Friday, November 27, 2015

the day after

Thanksgiving is, hands down, my favorite holiday. While I love the others, this is one has none of the added pressure of gifts, none of the consumerism that the others is just a simple celebration of all that we hold dear.

But you know what is nearly as good as Thanksgiving its self? The day after. There's no let-down, no anti-climax. A fun day of being together, finishing up our traditional 1,000 piece puzzle, and eating lots of leftovers. You never know...I might even squeeze in a little knitting!

Tuesday, November 24, 2015

giving thanks

We had a couple of really cold days this week, then the temperature started to climb and we are back to shirtsleeve weather and enjoying every minute of fleeting Fall beauty. In this season of thanks (which should really stretch into a year of thanks--a lifetime of thanks, shouldn't it?), we pause to reflect and to remember how blessed we truly are....with home, with family, with friends, with the beauty and the goodness that is all around us.

 Have a wonderful Thanksgiving!

Monday, November 23, 2015

hot bread

I love to bake bread. Love, love, love it. I make it at least once a week and I always mix and knead it by hand. To me, it's part art, part science, part therapy as I measure and stir and shape the loaves. I will admit, however, to getting into a rut when it comes to my recipes. I make a basic sandwich bread, sometimes challah, sometimes a rustic no-knead loaf. That's about it.

That's why I was excited to get this cookbook. It comes from the Hot Bread Kitchen, a New York City bakery that employs immigrant women, providing them with a job and with skills that will guarantee them an income wherever they might go. These women bring with them the recipes of their cultures. If you are a fan of authentic ethnic cuisine, this book has you covered. Maybe you want to try a flatbread from India, corn tortillas from Mexico (starting with the whole dried corn), or a sweet stollen from Germany. Sprinkled among the bread recipes are a handful of main dishes such as Ethiopian braised cabbage and carrots, and a beef and potato curry from Bangladesh.

Over three hundred pages, this book is filled with gorgeous photos and stories of the women whose lives have been impacted by the bakery. Highly recommend!

For more information, click here.

To read more about the author, click here.

I received this book from Blogging for Books for this review.

Thursday, November 12, 2015


Ok, so I have fallen down on the job when it comes to meatless Monday posts. Not that I haven't wanted to write them--it's just that life doesn't always cooperate on a Sunday or a Monday to grant me the time to sit down and hammer out my thoughts. However, I am happy to report that we are going strong (plant-strong, that is). Here's the rundown:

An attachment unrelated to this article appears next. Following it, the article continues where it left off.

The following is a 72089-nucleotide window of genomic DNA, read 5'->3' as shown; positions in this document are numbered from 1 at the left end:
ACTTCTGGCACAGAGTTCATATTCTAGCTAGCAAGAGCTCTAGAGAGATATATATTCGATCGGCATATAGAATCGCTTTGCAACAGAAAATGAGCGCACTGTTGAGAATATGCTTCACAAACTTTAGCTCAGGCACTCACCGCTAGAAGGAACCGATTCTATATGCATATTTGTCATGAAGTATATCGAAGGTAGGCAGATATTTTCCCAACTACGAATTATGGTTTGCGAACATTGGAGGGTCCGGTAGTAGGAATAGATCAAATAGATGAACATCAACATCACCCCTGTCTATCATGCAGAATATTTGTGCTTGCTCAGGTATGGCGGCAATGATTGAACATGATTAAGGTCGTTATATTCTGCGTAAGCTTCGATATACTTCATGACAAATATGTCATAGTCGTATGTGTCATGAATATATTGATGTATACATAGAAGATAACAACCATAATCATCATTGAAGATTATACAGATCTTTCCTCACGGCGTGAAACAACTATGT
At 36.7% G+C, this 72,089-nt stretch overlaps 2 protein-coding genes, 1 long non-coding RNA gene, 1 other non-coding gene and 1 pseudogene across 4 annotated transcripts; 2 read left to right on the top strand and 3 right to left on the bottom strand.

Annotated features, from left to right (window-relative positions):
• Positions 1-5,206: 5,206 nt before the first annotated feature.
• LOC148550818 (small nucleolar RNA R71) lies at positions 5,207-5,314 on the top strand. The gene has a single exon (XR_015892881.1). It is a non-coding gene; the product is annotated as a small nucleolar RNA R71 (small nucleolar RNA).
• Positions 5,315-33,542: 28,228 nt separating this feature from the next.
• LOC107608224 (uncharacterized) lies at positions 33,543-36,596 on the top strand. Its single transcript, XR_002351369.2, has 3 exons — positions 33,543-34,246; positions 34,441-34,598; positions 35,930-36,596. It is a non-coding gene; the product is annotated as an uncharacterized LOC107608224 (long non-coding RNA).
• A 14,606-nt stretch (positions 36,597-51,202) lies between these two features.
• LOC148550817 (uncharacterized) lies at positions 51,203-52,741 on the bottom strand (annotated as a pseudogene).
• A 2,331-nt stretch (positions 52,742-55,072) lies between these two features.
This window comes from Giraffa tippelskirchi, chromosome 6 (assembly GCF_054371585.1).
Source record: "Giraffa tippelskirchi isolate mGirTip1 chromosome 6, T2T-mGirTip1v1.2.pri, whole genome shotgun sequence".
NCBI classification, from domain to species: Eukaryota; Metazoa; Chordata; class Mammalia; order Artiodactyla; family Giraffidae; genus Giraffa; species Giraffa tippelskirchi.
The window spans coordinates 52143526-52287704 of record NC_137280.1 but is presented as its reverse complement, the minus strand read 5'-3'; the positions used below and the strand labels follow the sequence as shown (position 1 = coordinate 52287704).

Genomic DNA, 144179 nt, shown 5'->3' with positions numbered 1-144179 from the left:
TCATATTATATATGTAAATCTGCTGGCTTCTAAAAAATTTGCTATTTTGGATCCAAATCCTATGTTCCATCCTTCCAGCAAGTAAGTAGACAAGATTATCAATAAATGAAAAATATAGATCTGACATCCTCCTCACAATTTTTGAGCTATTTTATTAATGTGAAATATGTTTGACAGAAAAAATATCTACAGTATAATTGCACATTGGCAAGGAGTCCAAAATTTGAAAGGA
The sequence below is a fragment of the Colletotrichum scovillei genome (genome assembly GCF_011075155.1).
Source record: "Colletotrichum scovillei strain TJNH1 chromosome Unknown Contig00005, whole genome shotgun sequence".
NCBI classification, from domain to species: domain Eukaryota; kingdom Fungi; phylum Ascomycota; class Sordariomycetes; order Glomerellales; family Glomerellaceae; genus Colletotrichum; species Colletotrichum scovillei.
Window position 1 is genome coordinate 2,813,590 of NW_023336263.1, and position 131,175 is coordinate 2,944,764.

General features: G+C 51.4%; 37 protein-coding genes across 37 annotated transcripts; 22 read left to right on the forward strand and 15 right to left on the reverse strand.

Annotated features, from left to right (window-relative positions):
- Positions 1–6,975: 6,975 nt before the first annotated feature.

I have been completely plant-based for about two weeks now. I'm not saying that I will never eat meat or dairy or eggs again--in fact, I can state that I most probably will. But as an experiment, I have wanted to do this thing whole-hog, just to see what happened. And I have to tell you that I feel amazing. I told Stephen the other day that I felt like I had just had about three cups of coffee--the energy that I hoped for has kicked in and I am getting so much done! I am up with the baby at least once every night and don't nap at all, but I'm not tired (other than your normal, bedtime tiredness). I've ditched coffee in favor of herbal tea or just plain water every morning and I think that has helped too. I'm eating mostly whole foods, with the exception of an occasional  bagel or tortilla or pasta, and I do eat dairy-free chocolate chips, mostly in this recipe. Also as part of my experiment, I have pretty much given up peanut butter, because if there is one food that I am addicted to, that would be it. I haven't been perfect on that, but I've only had it a couple of times in these two weeks.

As I've shared before, food has always been a big issue for me and I worried that this experiment would trigger some negative behavior patterns, but I've actually found it to be the opposite. I focus and obsess on food much less. It's pretty straightforward. I don't stress about carbs or fats or calories or portion size or how long I've gone between meals and snacks. I don't have to buy special ingredients that the rest of my family doesn't eat. I just eat plants. I haven't been doing it that long so I'm not going to jump to any conclusions as far as long-term goals, health, or victory over food addiction goes, but I'm excited about what I've experienced so far. I'm still not a fan of anything labeled a "diet" and I don't believe that one eating plan fits all, so don't worry--I'm not going to go crazy-vegan on you. :)

Now on to the rest of the family. My goal is to do about 50% of their meals plant-based right now. Some of these do include eggs and cheese or milk. But they're mostly rice, beans, potatoes, etc. We're finding some meals that everyone really likes. Mexican-type dishes are easy because they are heavy on the beans and you can add lots of flavor with salsa, lime, avocado and cilantro.. Tonight is a new recipe--roasted chickpeas, sweet potatoes and asparagus over quinoa. We'll see how it goes over. The kids are all eating way more veggies and actually enjoying them most of the time! So while we're far from where we would like to be, we're making progress.

One of my favorite breakfasts or snacks lately is a very simple green smoothie:

1 to 1 1/2 frozen bananas
1/2 c. frozen blueberries or one apple, peeled and cored
a couple handfuls of fresh greens (I've been using chickweed because it's readily available right now)
2 Medjool dates
1 T chia seeds
1 c. water

Blend til mostly smooth. I don't have a high-speed blender so I still get little chewy bits of date, but I actually really love that. Completely smooth is boring.